While most attention is given to the fact that too many people are homeless, Mr Dennigan also expressed concern about the length of time people remain in emergency accommodation.

He added: “The number of people who have been homeless for more than six months is increasing and in Dublin there are now 178 families and 574 single people who have been in homeless accommodation for over two years. This is unacceptable. It’s important to remember that when we discuss these figures we are talking about human beings struggling every day and the trauma of long-term homelessness can leave a lasting trauma long after they finally find a home.”


Lifting of eviction ban in April could increase figures

While emphasising the potential for progress in 2023, Mr Dennigan warned of the dangers if the Government does not act effectively and urgently, with a potential surge once the eviction ban is lifted in April.

“If we cannot support more households out of homelessness into new supply that is becoming available over the new few months, we will face a Spring wave of evictions in April when the ban ends, with no emergency accommodation available for them. It is vital that every action possible is taken between now and then to prevent that renewed crisis from happening. During 2022 many small landlords sold their properties, which significantly reduced supply contributing to an increase in homelessness. The Housing Minister has stated he will take measures to encourage landlords not to sell up, and he we need to see urgent delivery of meaningful proposals to achieve that. We also need a constructive engagement with the over 1,000 landlords who have already issued Notice of Terminations, and are currently waiting for the eviction ban to end before they sell up. The lasting solution to homelessness involves more social and affordable housing but in the short term the continued departure of small landlords  would result in further increases in homelessness and cause enormous hardship to many people.”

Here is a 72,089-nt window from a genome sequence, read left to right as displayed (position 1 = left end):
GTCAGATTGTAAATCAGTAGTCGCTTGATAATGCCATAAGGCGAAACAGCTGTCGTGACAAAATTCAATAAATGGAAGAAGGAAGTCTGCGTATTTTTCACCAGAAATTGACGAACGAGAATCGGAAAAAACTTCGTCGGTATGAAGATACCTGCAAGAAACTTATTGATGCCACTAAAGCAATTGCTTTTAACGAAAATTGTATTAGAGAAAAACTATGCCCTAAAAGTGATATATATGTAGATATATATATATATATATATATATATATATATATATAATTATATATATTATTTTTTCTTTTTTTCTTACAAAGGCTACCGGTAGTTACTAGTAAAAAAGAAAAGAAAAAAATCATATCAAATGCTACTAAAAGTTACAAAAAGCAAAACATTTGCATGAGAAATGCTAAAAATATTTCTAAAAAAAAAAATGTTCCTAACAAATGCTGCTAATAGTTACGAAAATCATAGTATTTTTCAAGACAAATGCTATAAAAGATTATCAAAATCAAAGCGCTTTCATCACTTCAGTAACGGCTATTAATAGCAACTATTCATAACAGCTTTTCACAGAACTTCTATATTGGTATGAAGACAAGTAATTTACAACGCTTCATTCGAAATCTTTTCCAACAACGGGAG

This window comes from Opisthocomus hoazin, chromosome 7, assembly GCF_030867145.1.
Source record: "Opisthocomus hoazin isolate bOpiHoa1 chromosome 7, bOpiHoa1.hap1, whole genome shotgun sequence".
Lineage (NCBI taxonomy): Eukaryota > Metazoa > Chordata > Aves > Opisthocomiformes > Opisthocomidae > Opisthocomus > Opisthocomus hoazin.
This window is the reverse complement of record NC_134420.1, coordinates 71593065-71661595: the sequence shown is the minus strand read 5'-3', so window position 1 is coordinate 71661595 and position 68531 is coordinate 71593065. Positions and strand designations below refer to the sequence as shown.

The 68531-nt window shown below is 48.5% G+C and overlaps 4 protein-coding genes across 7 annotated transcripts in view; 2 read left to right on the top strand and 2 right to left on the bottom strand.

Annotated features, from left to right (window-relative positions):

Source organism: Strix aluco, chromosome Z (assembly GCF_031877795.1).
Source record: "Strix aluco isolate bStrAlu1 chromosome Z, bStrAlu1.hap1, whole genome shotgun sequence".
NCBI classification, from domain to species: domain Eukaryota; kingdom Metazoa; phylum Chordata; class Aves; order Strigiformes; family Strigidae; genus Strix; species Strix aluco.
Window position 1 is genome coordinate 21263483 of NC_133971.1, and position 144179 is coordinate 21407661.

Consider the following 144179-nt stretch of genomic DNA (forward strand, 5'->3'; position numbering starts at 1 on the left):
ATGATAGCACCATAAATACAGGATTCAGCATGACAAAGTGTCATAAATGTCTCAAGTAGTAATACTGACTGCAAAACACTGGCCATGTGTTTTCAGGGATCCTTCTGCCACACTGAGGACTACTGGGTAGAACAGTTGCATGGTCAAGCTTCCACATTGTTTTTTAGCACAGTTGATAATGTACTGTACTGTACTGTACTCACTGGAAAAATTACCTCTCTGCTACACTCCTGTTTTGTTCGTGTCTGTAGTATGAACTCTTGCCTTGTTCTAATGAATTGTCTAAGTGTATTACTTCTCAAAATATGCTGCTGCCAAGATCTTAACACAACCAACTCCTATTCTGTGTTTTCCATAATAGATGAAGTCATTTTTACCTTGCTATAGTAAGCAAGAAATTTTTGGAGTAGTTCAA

Focus Ireland also welcome new Government proposals to speed up the construction of social housing on land which had purchased by local authorities during the Celtic Tiger era but had been unused due to the level of debt burden associated with it.

“The proposed combination of innovative financing, modern construction methods and stream—lined planning are exactly the sort of urgent initiatives we have been proposing for years. It is crucial that there is effective communication with neighbouring communities and that the buildings are delivered to the highest standards, if that can be delivered this will be a very welcome initiative”, said Mr Dennigan.

The November figures also reported 1616 families with 3494 children homeless.  Child homelessness is up 37% since last year while Family homelessness increased 46% since November 2021.